In the United States, copyright protection attaches to written works such as movie scripts as soon as they are fixed in a tangible medium, or written down. To be able to sue to protect your copyright and receive statutory damages, however, you will need to register your copyright with the U.S. Copyright Office. Registering a copyright in a movie script is a relatively simple process.
Create at least two copies of your movie script. Your script may be printed or photocopied on paper, or it may be stored on a CD or other electronic medium. Since you will need to send two copies to the U.S. Copyright Office in order to register your copyright, you may wish to create more than two copies so that you have a copy after your application is sent in.
Read More: Movie Copyright Laws
Fill out the required copyright registration forms. For movie scripts, you may choose whether to fill out the forms online or on paper. If you fill out paper forms, you will need both Form CO, which covers basic information like your name and address, and Form TX, which covers the information about your movie script. If you fill out online forms, however, you will only need to fill out Form eCO, which contains spaces for both your information and information about the movie script you're planning to register.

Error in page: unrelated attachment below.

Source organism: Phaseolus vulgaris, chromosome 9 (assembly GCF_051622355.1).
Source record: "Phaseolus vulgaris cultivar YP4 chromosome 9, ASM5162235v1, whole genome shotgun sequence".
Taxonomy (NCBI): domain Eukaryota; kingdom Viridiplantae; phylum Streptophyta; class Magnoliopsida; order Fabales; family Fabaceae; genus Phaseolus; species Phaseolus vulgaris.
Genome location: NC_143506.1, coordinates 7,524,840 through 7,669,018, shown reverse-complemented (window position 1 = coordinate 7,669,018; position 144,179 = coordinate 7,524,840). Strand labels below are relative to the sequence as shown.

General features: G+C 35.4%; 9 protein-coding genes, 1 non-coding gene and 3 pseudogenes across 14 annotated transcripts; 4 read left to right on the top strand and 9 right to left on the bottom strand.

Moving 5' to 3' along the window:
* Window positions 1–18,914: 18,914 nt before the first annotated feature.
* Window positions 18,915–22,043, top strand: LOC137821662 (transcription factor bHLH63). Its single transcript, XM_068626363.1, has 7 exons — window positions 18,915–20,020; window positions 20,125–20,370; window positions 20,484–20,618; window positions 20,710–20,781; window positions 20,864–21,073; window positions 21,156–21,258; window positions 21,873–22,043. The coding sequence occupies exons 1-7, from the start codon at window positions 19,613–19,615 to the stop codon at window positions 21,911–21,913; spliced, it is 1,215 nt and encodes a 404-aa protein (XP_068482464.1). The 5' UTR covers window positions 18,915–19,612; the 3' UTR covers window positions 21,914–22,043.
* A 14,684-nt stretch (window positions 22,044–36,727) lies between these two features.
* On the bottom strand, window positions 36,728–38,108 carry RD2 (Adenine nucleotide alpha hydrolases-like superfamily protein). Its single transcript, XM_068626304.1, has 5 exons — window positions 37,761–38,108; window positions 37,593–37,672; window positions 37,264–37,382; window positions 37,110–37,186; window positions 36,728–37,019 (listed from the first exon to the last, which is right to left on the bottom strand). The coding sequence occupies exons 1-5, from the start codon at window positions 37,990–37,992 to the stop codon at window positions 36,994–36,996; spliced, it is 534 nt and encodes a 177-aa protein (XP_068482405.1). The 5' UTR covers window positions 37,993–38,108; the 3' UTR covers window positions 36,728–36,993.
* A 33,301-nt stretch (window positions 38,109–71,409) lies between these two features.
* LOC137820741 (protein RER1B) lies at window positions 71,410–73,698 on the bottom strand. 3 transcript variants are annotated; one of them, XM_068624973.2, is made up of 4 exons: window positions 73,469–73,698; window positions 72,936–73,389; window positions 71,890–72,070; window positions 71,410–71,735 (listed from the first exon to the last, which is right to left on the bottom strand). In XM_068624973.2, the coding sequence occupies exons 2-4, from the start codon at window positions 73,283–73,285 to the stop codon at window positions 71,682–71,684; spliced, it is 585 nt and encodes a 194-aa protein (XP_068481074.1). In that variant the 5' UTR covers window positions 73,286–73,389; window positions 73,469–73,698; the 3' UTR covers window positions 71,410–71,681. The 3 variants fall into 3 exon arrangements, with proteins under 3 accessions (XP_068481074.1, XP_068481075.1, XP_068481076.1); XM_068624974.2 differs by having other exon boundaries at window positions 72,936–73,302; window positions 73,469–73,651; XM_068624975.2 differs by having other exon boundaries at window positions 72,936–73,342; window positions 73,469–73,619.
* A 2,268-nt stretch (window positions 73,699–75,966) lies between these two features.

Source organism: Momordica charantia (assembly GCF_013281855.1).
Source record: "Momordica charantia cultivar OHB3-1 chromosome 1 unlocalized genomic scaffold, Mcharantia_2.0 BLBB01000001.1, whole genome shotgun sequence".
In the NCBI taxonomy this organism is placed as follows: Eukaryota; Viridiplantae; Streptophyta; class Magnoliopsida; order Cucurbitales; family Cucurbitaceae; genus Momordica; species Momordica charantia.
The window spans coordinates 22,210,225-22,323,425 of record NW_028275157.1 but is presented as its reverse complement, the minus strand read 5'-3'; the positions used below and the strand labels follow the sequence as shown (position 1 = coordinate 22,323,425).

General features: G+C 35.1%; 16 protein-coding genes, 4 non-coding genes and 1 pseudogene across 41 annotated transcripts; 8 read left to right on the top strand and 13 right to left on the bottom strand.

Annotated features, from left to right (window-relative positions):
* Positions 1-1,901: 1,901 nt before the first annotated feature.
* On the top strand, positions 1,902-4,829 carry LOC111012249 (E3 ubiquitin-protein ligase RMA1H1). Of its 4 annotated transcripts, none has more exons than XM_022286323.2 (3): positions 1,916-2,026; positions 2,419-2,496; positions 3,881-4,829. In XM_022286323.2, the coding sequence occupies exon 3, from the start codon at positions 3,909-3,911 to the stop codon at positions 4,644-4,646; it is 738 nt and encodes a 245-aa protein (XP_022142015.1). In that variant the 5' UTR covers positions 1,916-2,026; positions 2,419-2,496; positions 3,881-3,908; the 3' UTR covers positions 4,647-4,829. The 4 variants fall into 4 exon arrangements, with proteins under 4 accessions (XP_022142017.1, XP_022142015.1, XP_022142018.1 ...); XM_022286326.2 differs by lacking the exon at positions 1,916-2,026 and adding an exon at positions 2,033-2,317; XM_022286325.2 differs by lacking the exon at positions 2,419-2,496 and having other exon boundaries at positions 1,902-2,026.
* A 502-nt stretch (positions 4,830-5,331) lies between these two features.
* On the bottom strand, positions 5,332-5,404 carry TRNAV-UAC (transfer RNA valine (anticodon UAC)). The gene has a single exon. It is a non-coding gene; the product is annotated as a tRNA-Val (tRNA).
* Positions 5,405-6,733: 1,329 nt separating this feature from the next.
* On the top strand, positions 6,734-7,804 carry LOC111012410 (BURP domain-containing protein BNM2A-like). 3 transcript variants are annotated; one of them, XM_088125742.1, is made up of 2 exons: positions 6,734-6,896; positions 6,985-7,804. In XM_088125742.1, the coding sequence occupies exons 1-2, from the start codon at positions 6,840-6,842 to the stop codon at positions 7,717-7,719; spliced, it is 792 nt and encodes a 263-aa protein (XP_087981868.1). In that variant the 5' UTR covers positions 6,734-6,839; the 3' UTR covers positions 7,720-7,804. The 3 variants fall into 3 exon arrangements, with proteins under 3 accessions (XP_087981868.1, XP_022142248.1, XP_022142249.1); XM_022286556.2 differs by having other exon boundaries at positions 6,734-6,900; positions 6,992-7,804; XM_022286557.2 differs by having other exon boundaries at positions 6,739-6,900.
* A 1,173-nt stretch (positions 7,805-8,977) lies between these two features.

Submit the form or forms you filled out, two copies of your movie script on paper or in a computerized format, and the required registration fee to the U.S. Copyright Office. The registration fee you owe depends on which form you used to register your copyright. If you registered electronically using Form eCO, the fee is $35 per movie script as of 2011. Your two copies count as a single movie script. If you registered on paper using Forms CO and TX, the fee is $50 per script as of 2011. You may pay by credit or debit card, money order, or cashier's check if you used Form eCO. If you used Form CO and Form TX, you must pay with a money order or cashier's check.
A.L. Kennedy is a professional grant writer and nonprofit consultant. She has been writing and editing for various nonfiction publications since 2004. Her work includes various articles on nonprofit law, human resources, health and fitness for both print and online publications. She has a Bachelor of Arts from the University of South Alabama.